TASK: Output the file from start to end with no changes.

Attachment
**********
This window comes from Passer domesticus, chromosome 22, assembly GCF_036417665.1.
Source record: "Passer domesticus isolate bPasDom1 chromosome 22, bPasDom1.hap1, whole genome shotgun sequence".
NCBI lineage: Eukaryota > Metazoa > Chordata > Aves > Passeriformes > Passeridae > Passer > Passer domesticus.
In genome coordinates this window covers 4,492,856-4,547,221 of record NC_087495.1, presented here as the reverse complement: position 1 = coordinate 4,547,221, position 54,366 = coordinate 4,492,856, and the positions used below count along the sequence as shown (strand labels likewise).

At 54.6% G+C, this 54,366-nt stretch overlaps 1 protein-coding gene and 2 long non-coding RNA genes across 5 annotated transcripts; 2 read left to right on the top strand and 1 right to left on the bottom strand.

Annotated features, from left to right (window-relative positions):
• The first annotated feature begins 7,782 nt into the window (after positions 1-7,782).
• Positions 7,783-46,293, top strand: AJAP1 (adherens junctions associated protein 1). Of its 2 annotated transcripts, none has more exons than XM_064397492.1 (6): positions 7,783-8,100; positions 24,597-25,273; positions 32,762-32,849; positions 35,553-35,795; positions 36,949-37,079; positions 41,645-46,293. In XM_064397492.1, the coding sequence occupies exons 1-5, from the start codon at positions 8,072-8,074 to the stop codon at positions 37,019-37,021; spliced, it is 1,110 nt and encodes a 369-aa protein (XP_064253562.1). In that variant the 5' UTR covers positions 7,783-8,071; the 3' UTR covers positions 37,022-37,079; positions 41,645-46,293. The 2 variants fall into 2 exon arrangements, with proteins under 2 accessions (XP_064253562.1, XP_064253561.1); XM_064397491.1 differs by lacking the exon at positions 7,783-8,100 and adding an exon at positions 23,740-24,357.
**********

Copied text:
This window comes from Passer domesticus, chromosome 22, assembly GCF_036417665.1.
Source record: "Passer domesticus isolate bPasDom1 chromosome 22, bPasDom1.hap1, whole genome shotgun sequence".
NCBI lineage: Eukaryota > Metazoa > Chordata > Aves > Passeriformes > Passeridae > Passer > Passer domesticus.
In genome coordinates this window covers 4,492,856-4,547,221 of record NC_087495.1, presented here as the reverse complement: position 1 = coordinate 4,547,221, position 54,366 = coordinate 4,492,856, and the positions used below count along the sequence as shown (strand labels likewise).

At 54.6% G+C, this 54,366-nt stretch overlaps 1 protein-coding gene and 2 long non-coding RNA genes across 5 annotated transcripts; 2 read left to right on the top strand and 1 right to left on the bottom strand.

Annotated features, from left to right (window-relative positions):
• The first annotated feature begins 7,782 nt into the window (after positions 1-7,782).
• Positions 7,783-46,293, top strand: AJAP1 (adherens junctions associated protein 1). Of its 2 annotated transcripts, none has more exons than XM_064397492.1 (6): positions 7,783-8,100; positions 24,597-25,273; positions 32,762-32,849; positions 35,553-35,795; positions 36,949-37,079; positions 41,645-46,293. In XM_064397492.1, the coding sequence occupies exons 1-5, from the start codon at positions 8,072-8,074 to the stop codon at positions 37,019-37,021; spliced, it is 1,110 nt and encodes a 369-aa protein (XP_064253562.1). In that variant the 5' UTR covers positions 7,783-8,071; the 3' UTR covers positions 37,022-37,079; positions 41,645-46,293. The 2 variants fall into 2 exon arrangements, with proteins under 2 accessions (XP_064253562.1, XP_064253561.1); XM_064397491.1 differs by lacking the exon at positions 7,783-8,100 and adding an exon at positions 23,740-24,357.